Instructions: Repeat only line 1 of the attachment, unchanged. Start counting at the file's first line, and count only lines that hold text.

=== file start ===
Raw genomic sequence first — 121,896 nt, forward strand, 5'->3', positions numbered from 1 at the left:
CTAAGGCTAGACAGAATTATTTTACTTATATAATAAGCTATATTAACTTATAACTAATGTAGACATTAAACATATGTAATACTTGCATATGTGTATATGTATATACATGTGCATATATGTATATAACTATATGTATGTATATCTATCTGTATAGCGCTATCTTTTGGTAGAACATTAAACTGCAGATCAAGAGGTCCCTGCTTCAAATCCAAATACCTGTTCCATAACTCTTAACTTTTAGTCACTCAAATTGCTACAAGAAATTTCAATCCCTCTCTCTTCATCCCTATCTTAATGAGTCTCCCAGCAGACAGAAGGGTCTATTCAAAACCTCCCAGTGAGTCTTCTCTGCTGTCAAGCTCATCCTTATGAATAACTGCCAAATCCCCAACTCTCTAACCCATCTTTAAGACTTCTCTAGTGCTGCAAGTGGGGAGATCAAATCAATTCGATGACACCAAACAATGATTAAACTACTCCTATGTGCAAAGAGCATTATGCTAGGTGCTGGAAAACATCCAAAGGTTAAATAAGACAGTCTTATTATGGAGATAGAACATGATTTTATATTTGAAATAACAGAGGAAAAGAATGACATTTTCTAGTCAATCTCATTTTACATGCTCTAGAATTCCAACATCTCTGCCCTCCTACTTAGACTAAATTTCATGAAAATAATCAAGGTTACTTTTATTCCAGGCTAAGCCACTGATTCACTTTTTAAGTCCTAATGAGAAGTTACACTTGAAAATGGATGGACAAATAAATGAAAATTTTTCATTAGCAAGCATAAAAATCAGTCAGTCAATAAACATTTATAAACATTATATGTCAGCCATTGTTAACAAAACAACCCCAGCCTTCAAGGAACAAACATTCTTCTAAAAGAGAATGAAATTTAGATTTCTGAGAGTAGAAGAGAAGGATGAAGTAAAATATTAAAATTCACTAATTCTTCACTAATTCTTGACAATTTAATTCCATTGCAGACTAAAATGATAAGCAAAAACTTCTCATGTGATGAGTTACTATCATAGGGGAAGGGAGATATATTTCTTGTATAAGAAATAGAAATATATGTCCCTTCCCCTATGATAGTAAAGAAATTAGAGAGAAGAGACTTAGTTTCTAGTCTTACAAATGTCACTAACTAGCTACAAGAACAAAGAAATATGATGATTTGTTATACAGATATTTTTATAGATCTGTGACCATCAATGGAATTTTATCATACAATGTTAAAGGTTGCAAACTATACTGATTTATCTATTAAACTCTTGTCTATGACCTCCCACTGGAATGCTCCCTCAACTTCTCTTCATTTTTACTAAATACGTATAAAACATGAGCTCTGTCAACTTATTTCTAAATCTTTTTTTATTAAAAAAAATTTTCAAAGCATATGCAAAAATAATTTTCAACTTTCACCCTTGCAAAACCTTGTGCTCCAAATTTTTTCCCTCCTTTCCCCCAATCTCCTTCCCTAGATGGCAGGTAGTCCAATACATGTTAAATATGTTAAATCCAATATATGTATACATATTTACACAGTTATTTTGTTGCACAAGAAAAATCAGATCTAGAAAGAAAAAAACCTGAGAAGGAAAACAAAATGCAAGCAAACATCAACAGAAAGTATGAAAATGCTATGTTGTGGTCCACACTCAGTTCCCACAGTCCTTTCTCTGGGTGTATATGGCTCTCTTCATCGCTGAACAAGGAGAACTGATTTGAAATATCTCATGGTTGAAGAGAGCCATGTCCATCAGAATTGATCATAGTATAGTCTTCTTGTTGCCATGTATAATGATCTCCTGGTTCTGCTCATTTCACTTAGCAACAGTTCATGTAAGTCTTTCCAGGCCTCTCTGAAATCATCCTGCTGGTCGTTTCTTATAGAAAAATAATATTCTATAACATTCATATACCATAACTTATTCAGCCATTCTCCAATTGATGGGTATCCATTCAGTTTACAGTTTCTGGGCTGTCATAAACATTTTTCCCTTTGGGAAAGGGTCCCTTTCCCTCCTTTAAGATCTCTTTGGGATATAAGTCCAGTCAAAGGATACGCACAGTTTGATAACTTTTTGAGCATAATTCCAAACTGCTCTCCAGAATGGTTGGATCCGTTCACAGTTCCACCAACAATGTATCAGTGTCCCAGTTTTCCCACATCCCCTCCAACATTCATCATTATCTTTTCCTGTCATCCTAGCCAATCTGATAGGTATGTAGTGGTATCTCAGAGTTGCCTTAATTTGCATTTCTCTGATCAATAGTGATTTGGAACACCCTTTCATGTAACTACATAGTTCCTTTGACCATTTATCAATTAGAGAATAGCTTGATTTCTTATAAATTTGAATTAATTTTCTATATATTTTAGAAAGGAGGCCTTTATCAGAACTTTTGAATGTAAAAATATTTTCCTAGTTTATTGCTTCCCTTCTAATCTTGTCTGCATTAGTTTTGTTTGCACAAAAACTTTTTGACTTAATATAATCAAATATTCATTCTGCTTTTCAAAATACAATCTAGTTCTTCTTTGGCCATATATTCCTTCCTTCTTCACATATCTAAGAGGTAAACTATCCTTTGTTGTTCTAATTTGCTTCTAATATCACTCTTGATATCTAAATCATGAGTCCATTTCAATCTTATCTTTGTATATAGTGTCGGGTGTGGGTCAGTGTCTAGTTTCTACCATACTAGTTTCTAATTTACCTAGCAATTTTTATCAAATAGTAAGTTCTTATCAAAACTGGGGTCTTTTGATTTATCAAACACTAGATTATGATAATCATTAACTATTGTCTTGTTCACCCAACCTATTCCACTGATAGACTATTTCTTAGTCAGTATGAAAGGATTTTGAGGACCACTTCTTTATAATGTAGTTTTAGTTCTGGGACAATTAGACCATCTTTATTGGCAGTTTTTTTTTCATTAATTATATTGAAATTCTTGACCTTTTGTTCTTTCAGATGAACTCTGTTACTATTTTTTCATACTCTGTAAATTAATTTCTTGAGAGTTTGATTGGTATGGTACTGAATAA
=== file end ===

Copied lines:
Raw genomic sequence first — 121,896 nt, forward strand, 5'->3', positions numbered from 1 at the left: